The Diamondbacks can expect some positional shifting heading into 2019; third baseman Jake Lamb appears to be migrating across the diamond to play first following the departure of Paul Goldschmidt, freeing up Eduardo Escobar to man the hot corner. The departure of Pollock leaves a hole in center field that Jarrod Dyson, bless his speedy soul, is not the answer to. Luckily, Ketel Marte is young and spry enough to transition into the outfield with ease (although we said the same thing about Dee Gordon, and that didn’t go quite as planned). Adding a player like Dubon from Milwaukee could alleviate the second base issue for Arizona, but if the team doesn’t acquire a young player to slot in there, it would make sense to sign a cheap veteran that could potentially be flipped at the deadline. Josh Harrison, Neil Walker, Asdrubal Cabrera, D.J. LeMahieu, and Daniel Descalso could all fit this bill. None of these options is outrageously appealing, but they shouldn’t be too expensive, and a good first half could net Arizona a midlevel prospect in July.

Alternatively, the Diamondbacks could choose to sign a first baseman, keeping Lamb at third, pushing Marte into center, and slotting Escobar in at second. The free agent market at first base is practically nonexistent, but there is one name that would be so nonsensically fun for the Diamondbacks to sign that I am all-in rooting for it to happen. Close your eyes and imagine with me: it’s Opening Day 2019, and you’re feeling optimistic. The Diamondbacks may just be a shell of their former selves, but their roster promises to at least give you some fun games, and maybe, just maybe, they’ll be good. You survey the infield, and notice a new player jogging out to first, tossing grounders to the to Lamb, Nick Ahmed, and Escobar. You turn to the man next to you and ask him who is at first. He smiles down at you. “That’s Hanley Ramirez,” he says. You look back at Ramirez, then turn to thank the man for telling you but…he’s gone. You never see him again, but thinking of his smile always makes you feel warm, even when it’s cold outside.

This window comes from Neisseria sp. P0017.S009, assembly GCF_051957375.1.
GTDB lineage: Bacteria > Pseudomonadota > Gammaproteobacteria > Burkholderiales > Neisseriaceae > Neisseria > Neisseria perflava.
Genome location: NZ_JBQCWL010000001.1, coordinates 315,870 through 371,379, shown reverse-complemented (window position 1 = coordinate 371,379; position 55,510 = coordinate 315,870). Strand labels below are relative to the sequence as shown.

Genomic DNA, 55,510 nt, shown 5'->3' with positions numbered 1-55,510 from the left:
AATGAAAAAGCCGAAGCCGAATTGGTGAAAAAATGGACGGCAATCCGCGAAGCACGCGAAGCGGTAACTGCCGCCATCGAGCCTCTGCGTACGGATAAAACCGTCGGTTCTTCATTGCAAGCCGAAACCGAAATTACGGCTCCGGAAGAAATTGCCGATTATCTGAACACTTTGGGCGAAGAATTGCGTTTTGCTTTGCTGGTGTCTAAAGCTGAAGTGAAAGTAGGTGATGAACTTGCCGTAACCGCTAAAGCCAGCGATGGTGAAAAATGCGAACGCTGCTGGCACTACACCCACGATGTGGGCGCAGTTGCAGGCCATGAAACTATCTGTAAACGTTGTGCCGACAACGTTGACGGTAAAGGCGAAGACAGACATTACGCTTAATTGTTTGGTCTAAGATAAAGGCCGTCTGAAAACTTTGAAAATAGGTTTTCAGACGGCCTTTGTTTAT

I know that Hanley has a plethora of deficiencies in his game, and has, at times, had some serious attitude issues. More often than not, though, Hanley was a joy to have in Boston, and when he’s healthy, the man can hit. Plus, in his career at Chase Field, he’s slashed .339/.413/.518 with five homers in 126 plate appearances, which is good for a 121 tOPS+ (meaning he hit 21%  better at Chase Field than his career production line). If the Diamondbacks gave this guy a chance and he put up 2016 numbers, then they truly could acquire a good prospect or two at the trade deadline, and it would be money well spent. Realistically, that won’t happen, and Ramirez will become a roster spot wasted on a disgruntled former star. Alternatively, though, what if Ramirez hits 36 homers, wears Paul Goldschmidt’s number 44 and is so good that people cross out Goldy’s name to put Ramirez on their backs, leads the Diamondbacks to an improbable playoff run, in Game 7 of the World Series hits a walk-off three-run homer against Dellin Betances, signs a three year contract extension, retires a Diamondback, and ends up in the Hall of Fame?Then it would go down as the best signing in Diamondbacks history, and that is exactly the kind of bold chance you need to be willing to take as an MLB general manager.(

Conclusion

With that, this article comes to a close. What have we learned? Well, I didn’t learn anything. I knew all of this stuff before I even started writing because I am an expert on the Arizona Diamondbacks. You, on the other hand, learned a whole lot. The Diamondbacks are poised to shrink their payroll in 2019, and most likely for the next few seasons, as they take a step back and regroup. With the face of their franchise now residing in St. Louis, you can expect more star power to be on the way out of Arizona, though a few discounted veterans looking to rebuild some value could very well end up playing their games in Phoenix this coming season. It will be interesting to see how Hazen and company navigate this, as they appear apprehensive to enter a full scale rebuild, and still possess some decent young talent to build around. All I know for sure is that I’ll be rooting for the Diamondbacks the whole way – even, unfortunately, when they play the Red Sox.

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Featured Photo: Jnashboulden, https://www.flickr.com/photos/130568662@N03/25221527711

Dakota Lovins

Dakota is a sophomore in college, and one day he wants to be a baseball announcer. He is 6'5'' with size 17 shoes, a fan of the Boston Red Sox, and he is afraid of moths. Last year he finished in 5th place out of 10 in his fantasy baseball league. Follow him on twitter @kotalov16.